How to Create an Anti-Inflammatory Lifestyle


Inflammation is the body’s response to healing, but now it is an indicator that encompasses many diseases. Chronic inflammation can result in premature cell death and premature aging, and often it is linked to arthritis, asthma, cancer, and other inflammatory diseases. 

Overall, when our bodies are not reacting well to what we do or what we eat, it gives us signs that we’re hurting ourselves – and it’s time that we listen. Here are some lifestyle changes that we can make today for a healthy, inflammation-free life. 

What is Inflammation?

Everyone experiences inflammation at some point. Whether you get a cut or you’re bedridden from the common cold, it’s your body’s response to harm, and also the way it protects itself while it heals. Here, we’ll address the real culprit: chronic inflammation. 

Chronic inflammation is a constant reaction that comes in the form of aches and pains, allergies, autoimmune conditions, cardiovascular disease, diabetes, respiratory issues, and more. In one way or another, inflammation can be attributed to a wide range of diseases, and it affects millions of people worldwide

Signs of Inflammation

We cannot reduce our body’s inflammation if we can’t see the signs. Your body is trying to tell you something if you experience the following symptoms:

  • Body pain
  • Constant fatigue and insomnia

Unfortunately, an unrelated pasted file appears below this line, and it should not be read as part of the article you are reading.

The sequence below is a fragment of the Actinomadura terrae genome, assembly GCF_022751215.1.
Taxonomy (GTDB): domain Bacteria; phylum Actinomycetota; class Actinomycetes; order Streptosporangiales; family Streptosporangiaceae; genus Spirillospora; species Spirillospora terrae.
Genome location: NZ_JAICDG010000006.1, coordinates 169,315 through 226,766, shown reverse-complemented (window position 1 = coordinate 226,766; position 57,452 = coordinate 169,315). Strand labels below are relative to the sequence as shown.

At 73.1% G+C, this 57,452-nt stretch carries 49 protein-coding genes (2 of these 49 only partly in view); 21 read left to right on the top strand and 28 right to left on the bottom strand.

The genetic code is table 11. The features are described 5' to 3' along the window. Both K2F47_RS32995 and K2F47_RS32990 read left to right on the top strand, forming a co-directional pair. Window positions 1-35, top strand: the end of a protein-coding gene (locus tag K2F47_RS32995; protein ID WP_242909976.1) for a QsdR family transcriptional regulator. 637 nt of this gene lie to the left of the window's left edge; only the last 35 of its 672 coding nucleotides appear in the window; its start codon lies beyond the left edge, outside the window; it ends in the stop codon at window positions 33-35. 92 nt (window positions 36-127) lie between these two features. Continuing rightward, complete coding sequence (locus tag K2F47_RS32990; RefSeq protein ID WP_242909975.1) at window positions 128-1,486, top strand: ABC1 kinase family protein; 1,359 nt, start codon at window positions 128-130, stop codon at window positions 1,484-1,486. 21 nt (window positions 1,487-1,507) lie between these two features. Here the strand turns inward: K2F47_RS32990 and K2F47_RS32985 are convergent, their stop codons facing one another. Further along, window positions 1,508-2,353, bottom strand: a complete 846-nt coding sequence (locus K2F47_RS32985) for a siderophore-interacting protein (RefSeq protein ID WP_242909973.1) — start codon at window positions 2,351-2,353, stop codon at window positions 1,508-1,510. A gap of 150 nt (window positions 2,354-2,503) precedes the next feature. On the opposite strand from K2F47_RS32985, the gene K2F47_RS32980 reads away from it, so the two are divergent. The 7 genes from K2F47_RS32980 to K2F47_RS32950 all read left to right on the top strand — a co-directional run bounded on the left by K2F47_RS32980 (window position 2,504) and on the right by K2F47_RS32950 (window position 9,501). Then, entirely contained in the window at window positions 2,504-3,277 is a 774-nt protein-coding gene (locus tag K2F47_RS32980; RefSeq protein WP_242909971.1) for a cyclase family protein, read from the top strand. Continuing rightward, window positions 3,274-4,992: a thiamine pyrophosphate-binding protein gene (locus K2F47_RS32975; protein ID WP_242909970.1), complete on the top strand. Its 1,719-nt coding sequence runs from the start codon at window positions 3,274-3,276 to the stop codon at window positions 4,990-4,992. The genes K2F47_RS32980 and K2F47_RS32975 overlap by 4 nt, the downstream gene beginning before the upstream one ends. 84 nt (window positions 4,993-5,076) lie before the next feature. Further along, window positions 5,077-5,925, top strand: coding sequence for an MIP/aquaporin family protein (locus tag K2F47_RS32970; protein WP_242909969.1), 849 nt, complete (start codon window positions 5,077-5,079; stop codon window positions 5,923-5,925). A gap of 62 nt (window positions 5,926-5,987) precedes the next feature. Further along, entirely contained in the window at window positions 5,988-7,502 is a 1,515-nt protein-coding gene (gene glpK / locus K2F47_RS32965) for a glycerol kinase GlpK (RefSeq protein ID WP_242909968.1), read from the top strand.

• Psychological disorders
  • Gastrointestinal complications
  • Weight gain
  • Frequent infections

Lifestyle Changes to Reduce Chronic Inflammation

Follow an Anti-inflammatory Diet

Luckily, there are plenty of delicious meals that can replace damaging, inflammatory foods. 

What to Avoid:

  • Sugary beverages or snacks
  • Refined carbs
  • Processed meat or snacks
  • Processed seed and vegetable oils
  • Trans fats
  • Limit or avoid excessive alcohol 

Eat These Instead:

Take Supplementation

It is challenging to receive all of the nutrition we need from a balanced diet. Check some of these natural anti-inflammatory supplements the next time you stop by the vitamin aisle.  

Omega-3 Fatty Acids

Certain fishes are rich in omega-3 fatty acids, but it is recommended to take it in oil form. It may help fight several types of inflammation, including vascular inflammation. 

Palmitoylethanolamide (PEA)

According to peaCure, Palmitoylethanolamide (PEA) is an endogenous fatty acid amide made inside the body when necessary. It was shown to have neuroprotective, anti-inflammatory, anti-nociceptive (anti-pain), and anticonvulsant properties.


Research suggests that Substance P, a key component of capsaicin, may reduce the body’s ability to feel and transmit pain. The anti-inflammatory is also made in cream form to apply topically onto painful areas if you don’t want to take it orally. 

Get Enough Water, Sleep, and Exercise

In human clinical trials, it is shown exercise lowers multiple pro-inflammatory molecules, all while stimulating the production of anti-inflammatory chemicals. Having lower stress levels, getting adequate sleep, and plenty of hydration also helps your body fight against inflammation. 

Final Thoughts 

In many cases, your diet and lifestyle drives inflammation or makes it worse. Talk with your doctor about your concerns. They can run tests and tell you whether an anti-inflammatory lifestyle is right for you.


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